After 10 periods, time for Stanley Cup game three

  • Posted: Monday, June 17, 2013 12:09 a.m.
AP Photo/Nam Y. Huh
Boston Bruins defenseman Torey Krug (47) celebrates with goalie Tuukka Rask (40) after the Bruins scored a goal against the Chicago Blackhawks in sudden death overtime.
AP Photo/Nam Y. Huh Boston Bruins defenseman Torey Krug (47) celebrates with goalie Tuukka Rask (40) after the Bruins scored a goal against the Chicago Blackhawks in sudden death overtime.

BOSTON (AP) – Tyler Seguin knew something had to be said.

And he was pretty sure it wouldn’t be fit for public consumption.

After the Chicago Blackhawks badly outplayed the Boston Bruins in the first period of Game 2 of the Stanley Cup finals Saturday night, Seguin ditched the microphone he had been wearing as part of the TV broadcast. Then he headed back into the dressing room so the team could hash out its problems in peace.

“It was really a mix of everybody saying something,” Seguin said. “I definitely knew it was coming, so I threw my shoulder pads in the training room and put a towel over it so no one could hear what we were saying. I think we needed that team wake-up call.”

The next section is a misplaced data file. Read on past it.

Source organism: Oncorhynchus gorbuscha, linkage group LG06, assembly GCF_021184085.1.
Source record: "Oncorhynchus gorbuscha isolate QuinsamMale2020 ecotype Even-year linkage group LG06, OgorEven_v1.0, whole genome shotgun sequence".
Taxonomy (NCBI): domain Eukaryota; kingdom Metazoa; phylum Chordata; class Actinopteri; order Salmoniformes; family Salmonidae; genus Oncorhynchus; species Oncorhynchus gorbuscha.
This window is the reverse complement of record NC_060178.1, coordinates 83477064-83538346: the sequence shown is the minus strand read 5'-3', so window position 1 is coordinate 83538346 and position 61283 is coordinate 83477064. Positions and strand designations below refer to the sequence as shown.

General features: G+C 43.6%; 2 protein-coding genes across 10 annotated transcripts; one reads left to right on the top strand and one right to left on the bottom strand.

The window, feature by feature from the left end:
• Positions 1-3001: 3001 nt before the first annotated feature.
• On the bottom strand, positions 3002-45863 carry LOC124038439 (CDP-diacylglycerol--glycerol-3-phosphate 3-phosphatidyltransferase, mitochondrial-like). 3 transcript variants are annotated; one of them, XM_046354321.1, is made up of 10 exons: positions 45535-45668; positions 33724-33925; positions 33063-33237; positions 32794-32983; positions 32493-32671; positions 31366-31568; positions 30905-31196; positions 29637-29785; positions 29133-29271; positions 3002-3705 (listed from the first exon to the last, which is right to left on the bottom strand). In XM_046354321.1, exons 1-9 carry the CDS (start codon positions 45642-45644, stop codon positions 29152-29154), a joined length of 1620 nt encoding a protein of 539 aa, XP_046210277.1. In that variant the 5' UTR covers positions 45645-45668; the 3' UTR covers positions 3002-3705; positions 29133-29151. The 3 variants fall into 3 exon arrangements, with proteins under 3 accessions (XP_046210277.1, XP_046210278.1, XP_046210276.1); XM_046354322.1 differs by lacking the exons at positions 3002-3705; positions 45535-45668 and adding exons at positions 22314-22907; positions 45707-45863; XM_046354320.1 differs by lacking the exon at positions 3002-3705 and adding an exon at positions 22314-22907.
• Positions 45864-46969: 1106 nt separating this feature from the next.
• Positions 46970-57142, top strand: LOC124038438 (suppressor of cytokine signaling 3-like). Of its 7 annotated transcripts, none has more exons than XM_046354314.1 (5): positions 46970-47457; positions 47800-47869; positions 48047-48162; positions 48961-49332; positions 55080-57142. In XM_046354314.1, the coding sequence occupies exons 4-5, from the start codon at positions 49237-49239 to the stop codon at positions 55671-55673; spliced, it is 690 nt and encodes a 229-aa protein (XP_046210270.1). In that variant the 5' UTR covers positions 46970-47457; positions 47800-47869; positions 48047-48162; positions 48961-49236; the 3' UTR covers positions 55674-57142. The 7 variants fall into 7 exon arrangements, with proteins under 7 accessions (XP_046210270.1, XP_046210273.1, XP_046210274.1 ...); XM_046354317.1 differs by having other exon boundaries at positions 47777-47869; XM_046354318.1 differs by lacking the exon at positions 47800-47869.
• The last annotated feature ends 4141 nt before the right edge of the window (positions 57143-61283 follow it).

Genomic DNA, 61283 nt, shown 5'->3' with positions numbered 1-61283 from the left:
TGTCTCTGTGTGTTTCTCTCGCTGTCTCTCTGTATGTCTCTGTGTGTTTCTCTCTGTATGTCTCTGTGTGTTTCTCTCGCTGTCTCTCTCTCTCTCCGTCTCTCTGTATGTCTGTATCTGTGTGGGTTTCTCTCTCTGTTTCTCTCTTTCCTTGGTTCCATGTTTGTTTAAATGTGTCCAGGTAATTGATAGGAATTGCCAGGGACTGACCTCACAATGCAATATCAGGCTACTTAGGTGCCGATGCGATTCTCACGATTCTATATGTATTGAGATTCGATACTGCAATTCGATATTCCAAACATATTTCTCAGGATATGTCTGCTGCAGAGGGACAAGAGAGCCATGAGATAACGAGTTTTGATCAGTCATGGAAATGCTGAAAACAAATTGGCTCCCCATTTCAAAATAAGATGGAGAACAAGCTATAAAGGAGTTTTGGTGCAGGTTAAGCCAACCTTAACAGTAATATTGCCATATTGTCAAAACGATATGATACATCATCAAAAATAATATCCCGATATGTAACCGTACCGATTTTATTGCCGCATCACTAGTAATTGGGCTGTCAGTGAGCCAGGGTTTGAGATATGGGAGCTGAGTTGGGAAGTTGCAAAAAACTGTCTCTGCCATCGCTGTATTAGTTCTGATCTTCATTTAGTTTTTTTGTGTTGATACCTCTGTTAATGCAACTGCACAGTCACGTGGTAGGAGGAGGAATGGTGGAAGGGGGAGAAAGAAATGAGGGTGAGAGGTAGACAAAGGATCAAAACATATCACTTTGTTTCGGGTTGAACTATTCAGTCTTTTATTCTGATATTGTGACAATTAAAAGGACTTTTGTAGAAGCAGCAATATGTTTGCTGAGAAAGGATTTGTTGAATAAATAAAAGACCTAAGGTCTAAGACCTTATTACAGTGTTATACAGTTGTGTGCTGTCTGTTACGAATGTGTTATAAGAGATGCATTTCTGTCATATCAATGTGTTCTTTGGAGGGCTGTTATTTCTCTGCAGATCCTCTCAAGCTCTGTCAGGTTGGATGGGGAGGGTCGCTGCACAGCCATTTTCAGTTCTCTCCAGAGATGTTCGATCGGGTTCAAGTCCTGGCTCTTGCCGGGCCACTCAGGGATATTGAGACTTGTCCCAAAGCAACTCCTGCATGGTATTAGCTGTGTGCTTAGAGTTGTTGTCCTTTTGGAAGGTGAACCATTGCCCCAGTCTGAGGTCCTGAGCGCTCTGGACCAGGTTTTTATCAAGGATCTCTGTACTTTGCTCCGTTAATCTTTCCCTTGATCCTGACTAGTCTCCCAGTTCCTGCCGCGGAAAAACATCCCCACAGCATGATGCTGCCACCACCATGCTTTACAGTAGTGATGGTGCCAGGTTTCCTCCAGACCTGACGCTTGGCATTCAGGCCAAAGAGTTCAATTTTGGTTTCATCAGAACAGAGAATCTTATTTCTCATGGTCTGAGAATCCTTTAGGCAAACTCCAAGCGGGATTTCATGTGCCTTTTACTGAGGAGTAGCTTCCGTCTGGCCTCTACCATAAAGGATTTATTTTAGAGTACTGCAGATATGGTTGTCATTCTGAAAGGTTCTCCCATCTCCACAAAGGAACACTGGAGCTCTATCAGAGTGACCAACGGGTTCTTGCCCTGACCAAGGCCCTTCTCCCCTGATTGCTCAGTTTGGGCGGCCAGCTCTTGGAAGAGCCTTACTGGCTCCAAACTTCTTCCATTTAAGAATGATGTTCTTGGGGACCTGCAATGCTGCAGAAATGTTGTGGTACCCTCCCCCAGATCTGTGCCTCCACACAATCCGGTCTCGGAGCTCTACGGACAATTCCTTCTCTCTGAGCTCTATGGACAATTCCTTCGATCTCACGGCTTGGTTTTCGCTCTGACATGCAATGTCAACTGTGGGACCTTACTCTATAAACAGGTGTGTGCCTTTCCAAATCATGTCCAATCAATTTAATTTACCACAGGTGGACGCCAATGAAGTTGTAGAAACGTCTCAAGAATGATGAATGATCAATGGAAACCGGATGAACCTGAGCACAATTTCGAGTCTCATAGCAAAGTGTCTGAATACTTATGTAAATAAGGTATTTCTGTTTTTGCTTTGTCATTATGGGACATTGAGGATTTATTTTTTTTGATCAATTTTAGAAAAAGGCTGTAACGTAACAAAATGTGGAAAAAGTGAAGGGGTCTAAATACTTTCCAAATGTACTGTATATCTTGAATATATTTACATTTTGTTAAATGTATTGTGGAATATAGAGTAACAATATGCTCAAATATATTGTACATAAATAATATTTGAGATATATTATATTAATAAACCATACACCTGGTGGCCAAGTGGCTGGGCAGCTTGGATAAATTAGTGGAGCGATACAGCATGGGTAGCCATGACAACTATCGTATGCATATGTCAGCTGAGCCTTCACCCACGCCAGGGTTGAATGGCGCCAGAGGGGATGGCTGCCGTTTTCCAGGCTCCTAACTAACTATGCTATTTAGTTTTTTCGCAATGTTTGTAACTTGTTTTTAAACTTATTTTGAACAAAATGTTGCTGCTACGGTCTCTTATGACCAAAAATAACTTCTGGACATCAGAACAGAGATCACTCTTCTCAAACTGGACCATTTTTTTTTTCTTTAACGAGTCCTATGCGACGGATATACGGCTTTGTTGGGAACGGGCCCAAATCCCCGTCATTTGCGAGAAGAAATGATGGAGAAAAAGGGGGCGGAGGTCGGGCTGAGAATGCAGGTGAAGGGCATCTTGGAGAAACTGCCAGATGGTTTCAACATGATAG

The Bruins and Blackhawks were in Boston for Monday night’s third game of the best-of-seven finals. Neither team skated Sunday, instead choosing to rest after playing 10 periods while trading overtime victories that left the series tied at one game apiece.

Chicago took the first one, winning a triple-OT thriller after 52 extra minutes. Then the Blackhawks started Game 2 by sending 19 shots – to Boston’s four – at Bruins goalie Tuukka Rask to take a 1-0 lead.

“Not much needed to be said after that first period,” said Chris Kelly, who was one of the more vocal players in the dressing room. “I think Tuukka pointed out that was a pretty terrible period by our team. If it wasn’t for Tuukka, it would have been a lot worse.”

Neither Kelly nor coach Claude Julien nor any of the other Bruins would divulge what was said in the room. But something snapped them out of their funk.

“Claude came in a little bit later, but I think we were all equally upset about that first period,” said Daniel Paille, who scored at 13:48 of overtime to end it. “Definitely, Claude let us know and it was a way for us to wake up. And, also, players were keeping each other accountable, too, so it was good.”

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